In Harrow, schoolchildren will take the lead in life-saving education as pioneers in an ambitious campaign to create a generation of lifesavers.
Data collated by experts at London Ambulance Service (LAS) identified that Harrow was a high priority for its London Lifesavers schools programme, which aims to teach life-saving skills to Year 8 children.
Analysts of the data gave the borough the second worst cardiac arrest rating in London, based on the high number of cardiac arrest patients and the low survival rates.
The London Lifesavers team from LAS provides free training to schools, aiming to enhance the capital’s standing as a global leader in cardiac arrest response. Students learn to identify cardiac arrest, perform chest compressions, and operate defibrillators, essential life-saving skills.
Sam Palfreyman-Jones, Head of First Responders, said: “We have looked at the number of cardiac arrest patients and survival rates to decide where we can have the most impact with our training.
“We know that by teaching life-saving skills in schools in Harrow and giving children the confidence to use a defibrillator, more lives will be saved in those crucial minutes before an ambulance arrives.
“Most cardiac arrests happen in the home, so we hope to show children that by learning these simple skills, they could save someone they love.”
This is exactly what teenager Oliva Christofides did when her step-father Geraldo Folie collapsed at home earlier this year. Oliva – who learnt life-saving skills in the scouts – recognised the signs of cardiac arrest and immediately dialled 999 and started giving him chest compressions.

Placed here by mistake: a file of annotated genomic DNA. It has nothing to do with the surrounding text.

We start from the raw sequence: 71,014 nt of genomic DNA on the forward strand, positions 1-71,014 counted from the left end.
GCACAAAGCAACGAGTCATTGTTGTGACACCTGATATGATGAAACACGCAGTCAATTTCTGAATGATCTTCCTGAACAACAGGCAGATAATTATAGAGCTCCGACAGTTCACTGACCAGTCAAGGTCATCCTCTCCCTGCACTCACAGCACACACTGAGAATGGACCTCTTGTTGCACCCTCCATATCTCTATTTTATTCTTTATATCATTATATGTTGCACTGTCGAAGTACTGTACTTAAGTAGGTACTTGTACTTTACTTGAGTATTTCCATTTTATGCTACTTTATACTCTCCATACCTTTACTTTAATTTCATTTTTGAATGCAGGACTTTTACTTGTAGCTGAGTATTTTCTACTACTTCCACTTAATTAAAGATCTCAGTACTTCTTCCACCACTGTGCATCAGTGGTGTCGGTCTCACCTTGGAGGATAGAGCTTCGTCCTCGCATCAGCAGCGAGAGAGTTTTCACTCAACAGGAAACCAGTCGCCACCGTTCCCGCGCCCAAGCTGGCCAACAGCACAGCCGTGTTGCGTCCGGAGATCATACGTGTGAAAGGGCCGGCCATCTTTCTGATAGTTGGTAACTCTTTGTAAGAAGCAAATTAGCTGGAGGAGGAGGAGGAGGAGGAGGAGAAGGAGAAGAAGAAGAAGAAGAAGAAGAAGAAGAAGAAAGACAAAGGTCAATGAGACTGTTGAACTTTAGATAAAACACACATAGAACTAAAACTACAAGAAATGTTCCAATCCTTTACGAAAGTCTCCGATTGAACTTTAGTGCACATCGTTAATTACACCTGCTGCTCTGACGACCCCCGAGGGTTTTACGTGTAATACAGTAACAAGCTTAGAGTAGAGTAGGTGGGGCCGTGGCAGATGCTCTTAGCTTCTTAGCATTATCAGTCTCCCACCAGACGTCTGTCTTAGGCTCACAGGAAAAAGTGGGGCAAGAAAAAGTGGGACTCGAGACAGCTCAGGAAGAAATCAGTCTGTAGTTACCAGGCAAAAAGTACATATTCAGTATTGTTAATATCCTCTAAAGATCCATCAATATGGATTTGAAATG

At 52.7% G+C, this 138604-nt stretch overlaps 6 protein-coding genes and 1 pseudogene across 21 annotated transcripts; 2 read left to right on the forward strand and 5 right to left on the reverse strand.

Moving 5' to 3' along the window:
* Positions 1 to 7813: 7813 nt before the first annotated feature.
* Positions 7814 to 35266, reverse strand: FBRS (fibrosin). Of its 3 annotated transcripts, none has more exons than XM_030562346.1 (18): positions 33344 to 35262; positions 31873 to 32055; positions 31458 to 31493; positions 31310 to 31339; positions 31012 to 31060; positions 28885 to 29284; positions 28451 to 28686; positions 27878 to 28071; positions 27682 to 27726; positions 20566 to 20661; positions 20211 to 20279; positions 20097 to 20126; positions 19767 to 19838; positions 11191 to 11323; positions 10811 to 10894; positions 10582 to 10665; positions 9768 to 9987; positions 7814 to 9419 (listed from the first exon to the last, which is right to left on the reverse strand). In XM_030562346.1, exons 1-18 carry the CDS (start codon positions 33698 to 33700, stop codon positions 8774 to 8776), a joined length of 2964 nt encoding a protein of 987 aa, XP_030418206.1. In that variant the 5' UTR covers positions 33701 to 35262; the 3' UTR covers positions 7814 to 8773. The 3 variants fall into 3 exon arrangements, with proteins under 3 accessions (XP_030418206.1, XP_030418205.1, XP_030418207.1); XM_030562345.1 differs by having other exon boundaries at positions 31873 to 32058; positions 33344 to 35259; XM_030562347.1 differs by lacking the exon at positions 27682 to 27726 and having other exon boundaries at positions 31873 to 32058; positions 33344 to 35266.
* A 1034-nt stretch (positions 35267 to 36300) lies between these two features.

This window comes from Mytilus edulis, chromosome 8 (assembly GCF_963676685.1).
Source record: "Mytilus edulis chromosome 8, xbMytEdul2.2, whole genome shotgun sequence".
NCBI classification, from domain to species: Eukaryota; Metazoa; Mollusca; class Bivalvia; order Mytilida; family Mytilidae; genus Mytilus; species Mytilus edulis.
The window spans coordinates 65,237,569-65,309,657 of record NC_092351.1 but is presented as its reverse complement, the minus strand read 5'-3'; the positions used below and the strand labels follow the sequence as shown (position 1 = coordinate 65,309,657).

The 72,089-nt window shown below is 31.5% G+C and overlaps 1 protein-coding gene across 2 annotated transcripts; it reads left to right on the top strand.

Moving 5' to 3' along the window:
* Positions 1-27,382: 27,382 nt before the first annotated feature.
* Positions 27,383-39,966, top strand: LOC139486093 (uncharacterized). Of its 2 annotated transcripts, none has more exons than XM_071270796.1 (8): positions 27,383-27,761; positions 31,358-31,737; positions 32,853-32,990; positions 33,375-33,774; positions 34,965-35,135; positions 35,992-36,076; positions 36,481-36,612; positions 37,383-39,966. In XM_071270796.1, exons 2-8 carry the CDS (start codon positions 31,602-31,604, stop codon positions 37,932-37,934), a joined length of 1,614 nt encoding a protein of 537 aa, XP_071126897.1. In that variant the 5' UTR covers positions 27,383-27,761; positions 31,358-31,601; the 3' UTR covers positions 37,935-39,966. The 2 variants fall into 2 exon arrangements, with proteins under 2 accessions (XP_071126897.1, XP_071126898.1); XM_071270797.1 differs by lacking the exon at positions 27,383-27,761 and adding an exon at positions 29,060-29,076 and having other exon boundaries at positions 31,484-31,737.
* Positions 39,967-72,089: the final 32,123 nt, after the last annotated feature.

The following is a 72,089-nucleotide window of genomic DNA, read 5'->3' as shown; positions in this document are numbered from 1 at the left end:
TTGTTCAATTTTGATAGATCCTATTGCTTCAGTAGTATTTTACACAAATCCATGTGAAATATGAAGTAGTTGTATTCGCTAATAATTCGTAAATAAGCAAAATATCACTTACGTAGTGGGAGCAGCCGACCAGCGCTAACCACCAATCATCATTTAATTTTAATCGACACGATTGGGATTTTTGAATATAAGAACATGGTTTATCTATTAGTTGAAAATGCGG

Olivia said: “I learned what to do at Scouts five or six years ago but the training kicked in as soon as I saw Geraldo gasping for breath.
“I’m so happy seeing Geraldo at home now – I see him laugh and tell myself ‘wow, look what I did!’.
“When I learned these skills I never expected to use them but these incidents happen and thanks to London Lifesavers, more lives will be saved.”
Copenhagen, Seattle and Victoria State have proved survival rates improve with increased bystander intervention, where members of the public can recognise the condition quickly, call an ambulance and start chest compressions and defibrillation quickly.
Early chest compressions and the use of a defibrillator can more than double someone’s chances of survival.
The London Lifesavers team also train members of the public at pop-up events across London and offer training to businesses, charities and community organisations.
As part of the campaign, LAS is also seeking to get thousands more defibrillators into communities where they can start saving lives.
LAS Chief Executive Daniel Elkeles said: “The good news is that we have some of the best response ambulance response times in the country for cardiac arrest patients but every second counts before an ambulance arrives and evidence shows that increasing bystander intervention is the key.
“We need to build a social movement that makes life-saving training one of the things that lots of people know how to do and we need to get defibrillators in every corner of the city – and that work begins in Harrow.”
Schools can find opportunities to train Year 8 cohorts on our London Lifesavers schools webpage.
You can also learn how to save a life and join our London Lifesavers Campaign.
London Lifesavers is funded through a grant provided by NHS Charities Together to our charity, London Ambulance Charity. If you are able to, we welcome donations to this cause here.